Cancer Survivors Day: Getting Screened Makes a Difference 

By Elaine Herscher, Senior Editor


Every year on June 2, National Cancer Survivors Day is meant not only to celebrate those who survived but also to advocate for more resources, better research, and legislation to improve the quality of life for people who beat the disease. 

Although people diagnosed with cancer are living longer these days, cancer incidence is on the rise. This year new cancer cases in the United States are projected to top two million for the first time ever. 

LifeLong makes it a high priority to screen patients for several cancers and we want to make sure the people taking care of our patients stay healthy, too. Right now is a good time to celebrate a clean bill of health with friends and family who’ve overcome cancer, and it’s also a good time to tune in to important milestones for prevention.  

Breast cancer. The Centers for Disease Control and Prevention (CDC) recommends that women at average risk start getting mammograms at age 40 and every two years after that until age 74. Women at high risk (with a known gene mutation or first-degree relative who’s been diagnosed or has a gene mutation) get a mammogram and breast MRI every year starting at age 25. It’s best for a woman to discuss her situation with her doctor to determine the safest course for screening. LifeLong patients have access to mammograms through Sutter Health’s mobile vans.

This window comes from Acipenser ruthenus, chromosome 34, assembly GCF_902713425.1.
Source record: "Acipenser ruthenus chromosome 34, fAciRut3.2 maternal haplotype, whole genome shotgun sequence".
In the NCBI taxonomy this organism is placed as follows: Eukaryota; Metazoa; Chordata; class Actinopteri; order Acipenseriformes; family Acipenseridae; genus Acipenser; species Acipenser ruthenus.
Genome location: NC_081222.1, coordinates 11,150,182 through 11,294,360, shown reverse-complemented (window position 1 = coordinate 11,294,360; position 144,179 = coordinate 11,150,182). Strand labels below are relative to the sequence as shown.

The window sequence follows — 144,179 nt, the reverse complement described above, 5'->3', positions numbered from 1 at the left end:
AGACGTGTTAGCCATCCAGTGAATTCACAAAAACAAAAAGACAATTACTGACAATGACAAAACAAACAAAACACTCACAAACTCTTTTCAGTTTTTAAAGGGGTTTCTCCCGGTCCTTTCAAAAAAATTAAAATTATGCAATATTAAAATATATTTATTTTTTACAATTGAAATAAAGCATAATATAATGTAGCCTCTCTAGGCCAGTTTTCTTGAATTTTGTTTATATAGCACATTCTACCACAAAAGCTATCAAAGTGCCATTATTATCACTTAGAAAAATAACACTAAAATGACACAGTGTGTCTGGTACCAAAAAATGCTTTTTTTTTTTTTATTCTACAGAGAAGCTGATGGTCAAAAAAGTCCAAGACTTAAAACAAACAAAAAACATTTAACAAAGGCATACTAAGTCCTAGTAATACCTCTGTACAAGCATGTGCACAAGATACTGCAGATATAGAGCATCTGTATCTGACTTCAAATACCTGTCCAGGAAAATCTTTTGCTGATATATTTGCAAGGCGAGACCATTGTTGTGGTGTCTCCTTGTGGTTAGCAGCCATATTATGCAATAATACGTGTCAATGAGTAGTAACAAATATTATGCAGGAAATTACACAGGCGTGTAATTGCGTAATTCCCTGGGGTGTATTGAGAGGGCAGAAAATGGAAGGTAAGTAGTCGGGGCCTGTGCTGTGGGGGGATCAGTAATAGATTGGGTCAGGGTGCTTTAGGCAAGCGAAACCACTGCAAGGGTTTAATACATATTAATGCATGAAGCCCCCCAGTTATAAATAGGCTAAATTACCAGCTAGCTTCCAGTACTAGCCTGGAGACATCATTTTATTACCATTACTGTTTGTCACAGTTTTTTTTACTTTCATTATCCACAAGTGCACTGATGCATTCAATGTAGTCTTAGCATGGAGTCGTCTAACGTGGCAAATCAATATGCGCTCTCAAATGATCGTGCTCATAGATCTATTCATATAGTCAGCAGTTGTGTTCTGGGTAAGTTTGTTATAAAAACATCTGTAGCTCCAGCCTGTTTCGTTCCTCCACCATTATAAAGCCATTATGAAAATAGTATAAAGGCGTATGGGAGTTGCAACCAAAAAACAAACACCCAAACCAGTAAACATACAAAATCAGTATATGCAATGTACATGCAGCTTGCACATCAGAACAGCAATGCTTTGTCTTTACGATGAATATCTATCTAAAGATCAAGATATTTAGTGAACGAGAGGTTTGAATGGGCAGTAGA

Cervical cancer. An HPV test checks cells for human papillomavirus that could lead to cervical cancer, and a Pap test or Pap smear collects cells in the cervix looking for changes in cells caused by HPV that could become cancerous. The National Cancer Institute recommends that women get their first Pap test at age 21, with testing every three years. Between ages 30 and 65 the recommendation is an HPV test or HPV/Pap combination test every five years or a Pap test alone every three years. 

Prostate cancer. The American Cancer Society recommends that the decision about whether to be screened should be made between men and their doctors. The group recommends that a discussion about screening should take place at: 

  • Age 50 for men who are at average risk and expected to live at least 10 more years. 
  • Age 45 for men at high risk. This is particularly important for African American men and men who have a first-degree relative (father or brother) diagnosed with prostate cancer at an early age (younger than age 65). 
  • Age 40 for men at higher risk (with more than one first-degree relative who had the disease at an early age).  

The screening tool is a prostate-specific antigen (PSA) blood test.  

Colon cancer. LifeLong’s primary care providers have a goal of increasing screening for colon (colorectal) cancer. Staff at Howard Daniel and East Oakland health centers have been trained to offer Cologuard home test kits to patients, which are easier than other kits to use and have to be repeatedly only every three years. 

The American Cancer Society recommends that people at average risk start regular screening at age 45. Regular screening should continue through age 75. The home test kits, such as the Cologuard test or what’s known at the Fit test, may be enough. For some people, providers may recommend a colonoscopy, which needs to be repeated every ten years. Always consult with your healthcare provider for what is best for you. 

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